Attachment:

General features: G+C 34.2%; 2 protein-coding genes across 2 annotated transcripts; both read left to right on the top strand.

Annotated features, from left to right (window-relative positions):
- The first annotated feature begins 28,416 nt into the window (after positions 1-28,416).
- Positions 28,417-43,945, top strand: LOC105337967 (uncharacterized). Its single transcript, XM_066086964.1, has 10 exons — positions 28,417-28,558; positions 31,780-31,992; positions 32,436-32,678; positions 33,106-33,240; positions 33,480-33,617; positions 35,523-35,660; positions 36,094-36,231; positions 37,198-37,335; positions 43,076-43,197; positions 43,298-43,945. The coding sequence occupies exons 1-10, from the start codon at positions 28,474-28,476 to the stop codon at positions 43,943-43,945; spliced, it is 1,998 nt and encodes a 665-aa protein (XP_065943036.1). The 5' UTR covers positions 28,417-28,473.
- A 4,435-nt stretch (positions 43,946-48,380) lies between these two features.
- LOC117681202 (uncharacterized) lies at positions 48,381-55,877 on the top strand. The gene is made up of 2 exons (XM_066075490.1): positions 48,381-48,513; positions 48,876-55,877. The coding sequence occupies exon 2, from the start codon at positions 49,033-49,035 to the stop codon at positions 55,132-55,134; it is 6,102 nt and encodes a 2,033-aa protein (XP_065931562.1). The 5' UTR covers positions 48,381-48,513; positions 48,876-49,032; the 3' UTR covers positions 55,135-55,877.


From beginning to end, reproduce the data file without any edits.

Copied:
General features: G+C 34.2%; 2 protein-coding genes across 2 annotated transcripts; both read left to right on the top strand.

Annotated features, from left to right (window-relative positions):
- The first annotated feature begins 28,416 nt into the window (after positions 1-28,416).
- Positions 28,417-43,945, top strand: LOC105337967 (uncharacterized). Its single transcript, XM_066086964.1, has 10 exons — positions 28,417-28,558; positions 31,780-31,992; positions 32,436-32,678; positions 33,106-33,240; positions 33,480-33,617; positions 35,523-35,660; positions 36,094-36,231; positions 37,198-37,335; positions 43,076-43,197; positions 43,298-43,945. The coding sequence occupies exons 1-10, from the start codon at positions 28,474-28,476 to the stop codon at positions 43,943-43,945; spliced, it is 1,998 nt and encodes a 665-aa protein (XP_065943036.1). The 5' UTR covers positions 28,417-28,473.
- A 4,435-nt stretch (positions 43,946-48,380) lies between these two features.
- LOC117681202 (uncharacterized) lies at positions 48,381-55,877 on the top strand. The gene is made up of 2 exons (XM_066075490.1): positions 48,381-48,513; positions 48,876-55,877. The coding sequence occupies exon 2, from the start codon at positions 49,033-49,035 to the stop codon at positions 55,132-55,134; it is 6,102 nt and encodes a 2,033-aa protein (XP_065931562.1). The 5' UTR covers positions 48,381-48,513; positions 48,876-49,032; the 3' UTR covers positions 55,135-55,877.